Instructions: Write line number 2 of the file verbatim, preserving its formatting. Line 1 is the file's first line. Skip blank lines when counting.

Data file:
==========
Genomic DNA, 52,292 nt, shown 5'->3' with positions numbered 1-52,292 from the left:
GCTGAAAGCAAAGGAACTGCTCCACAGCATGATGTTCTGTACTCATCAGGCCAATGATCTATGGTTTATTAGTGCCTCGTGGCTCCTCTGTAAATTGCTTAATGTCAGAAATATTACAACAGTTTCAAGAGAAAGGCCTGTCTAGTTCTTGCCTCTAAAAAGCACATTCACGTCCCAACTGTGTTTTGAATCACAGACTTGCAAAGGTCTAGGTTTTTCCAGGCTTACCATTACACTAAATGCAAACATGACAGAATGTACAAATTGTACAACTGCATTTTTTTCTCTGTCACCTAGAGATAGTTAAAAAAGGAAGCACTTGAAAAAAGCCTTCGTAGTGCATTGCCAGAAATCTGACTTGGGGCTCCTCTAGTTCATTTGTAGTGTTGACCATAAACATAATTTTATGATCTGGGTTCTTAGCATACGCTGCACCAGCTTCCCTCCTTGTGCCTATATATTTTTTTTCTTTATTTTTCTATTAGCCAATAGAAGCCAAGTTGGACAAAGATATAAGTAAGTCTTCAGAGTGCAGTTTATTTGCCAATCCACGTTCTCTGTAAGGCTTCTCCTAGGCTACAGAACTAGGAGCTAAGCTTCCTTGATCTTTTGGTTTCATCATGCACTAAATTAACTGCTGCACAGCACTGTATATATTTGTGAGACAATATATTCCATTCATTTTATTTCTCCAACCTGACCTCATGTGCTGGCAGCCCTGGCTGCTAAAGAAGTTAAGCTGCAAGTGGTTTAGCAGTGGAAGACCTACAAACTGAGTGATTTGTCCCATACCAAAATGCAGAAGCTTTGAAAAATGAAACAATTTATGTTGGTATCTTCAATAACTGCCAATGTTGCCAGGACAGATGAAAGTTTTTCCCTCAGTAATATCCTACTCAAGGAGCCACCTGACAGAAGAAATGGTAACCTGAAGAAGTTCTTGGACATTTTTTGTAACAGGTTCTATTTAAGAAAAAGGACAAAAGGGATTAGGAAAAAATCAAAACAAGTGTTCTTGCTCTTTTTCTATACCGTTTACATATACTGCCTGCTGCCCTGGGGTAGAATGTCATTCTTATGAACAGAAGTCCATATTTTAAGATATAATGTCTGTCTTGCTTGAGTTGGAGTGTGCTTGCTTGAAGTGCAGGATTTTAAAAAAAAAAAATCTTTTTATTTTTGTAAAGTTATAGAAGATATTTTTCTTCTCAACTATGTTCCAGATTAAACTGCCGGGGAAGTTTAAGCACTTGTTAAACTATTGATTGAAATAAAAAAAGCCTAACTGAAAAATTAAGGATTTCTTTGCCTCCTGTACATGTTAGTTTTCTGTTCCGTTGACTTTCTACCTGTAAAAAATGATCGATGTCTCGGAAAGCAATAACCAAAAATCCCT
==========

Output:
GCTGAAAGCAAAGGAACTGCTCCACAGCATGATGTTCTGTACTCATCAGGCCAATGATCTATGGTTTATTAGTGCCTCGTGGCTCCTCTGTAAATTGCTTAATGTCAGAAATATTACAACAGTTTCAAGAGAAAGGCCTGTCTAGTTCTTGCCTCTAAAAAGCACATTCACGTCCCAACTGTGTTTTGAATCACAGACTTGCAAAGGTCTAGGTTTTTCCAGGCTTACCATTACACTAAATGCAAACATGACAGAATGTACAAATTGTACAACTGCATTTTTTTCTCTGTCACCTAGAGATAGTTAAAAAAGGAAGCACTTGAAAAAAGCCTTCGTAGTGCATTGCCAGAAATCTGACTTGGGGCTCCTCTAGTTCATTTGTAGTGTTGACCATAAACATAATTTTATGATCTGGGTTCTTAGCATACGCTGCACCAGCTTCCCTCCTTGTGCCTATATATTTTTTTTCTTTATTTTTCTATTAGCCAATAGAAGCCAAGTTGGACAAAGATATAAGTAAGTCTTCAGAGTGCAGTTTATTTGCCAATCCACGTTCTCTGTAAGGCTTCTCCTAGGCTACAGAACTAGGAGCTAAGCTTCCTTGATCTTTTGGTTTCATCATGCACTAAATTAACTGCTGCACAGCACTGTATATATTTGTGAGACAATATATTCCATTCATTTTATTTCTCCAACCTGACCTCATGTGCTGGCAGCCCTGGCTGCTAAAGAAGTTAAGCTGCAAGTGGTTTAGCAGTGGAAGACCTACAAACTGAGTGATTTGTCCCATACCAAAATGCAGAAGCTTTGAAAAATGAAACAATTTATGTTGGTATCTTCAATAACTGCCAATGTTGCCAGGACAGATGAAAGTTTTTCCCTCAGTAATATCCTACTCAAGGAGCCACCTGACAGAAGAAATGGTAACCTGAAGAAGTTCTTGGACATTTTTTGTAACAGGTTCTATTTAAGAAAAAGGACAAAAGGGATTAGGAAAAAATCAAAACAAGTGTTCTTGCTCTTTTTCTATACCGTTTACATATACTGCCTGCTGCCCTGGGGTAGAATGTCATTCTTATGAACAGAAGTCCATATTTTAAGATATAATGTCTGTCTTGCTTGAGTTGGAGTGTGCTTGCTTGAAGTGCAGGATTTTAAAAAAAAAAAATCTTTTTATTTTTGTAAAGTTATAGAAGATATTTTTCTTCTCAACTATGTTCCAGATTAAACTGCCGGGGAAGTTTAAGCACTTGTTAAACTATTGATTGAAATAAAAAAAGCCTAACTGAAAAATTAAGGATTTCTTTGCCTCCTGTACATGTTAGTTTTCTGTTCCGTTGACTTTCTACCTGTAAAAAATGATCGATGTCTCGGAAAGCAATAACCAAAAATCCCT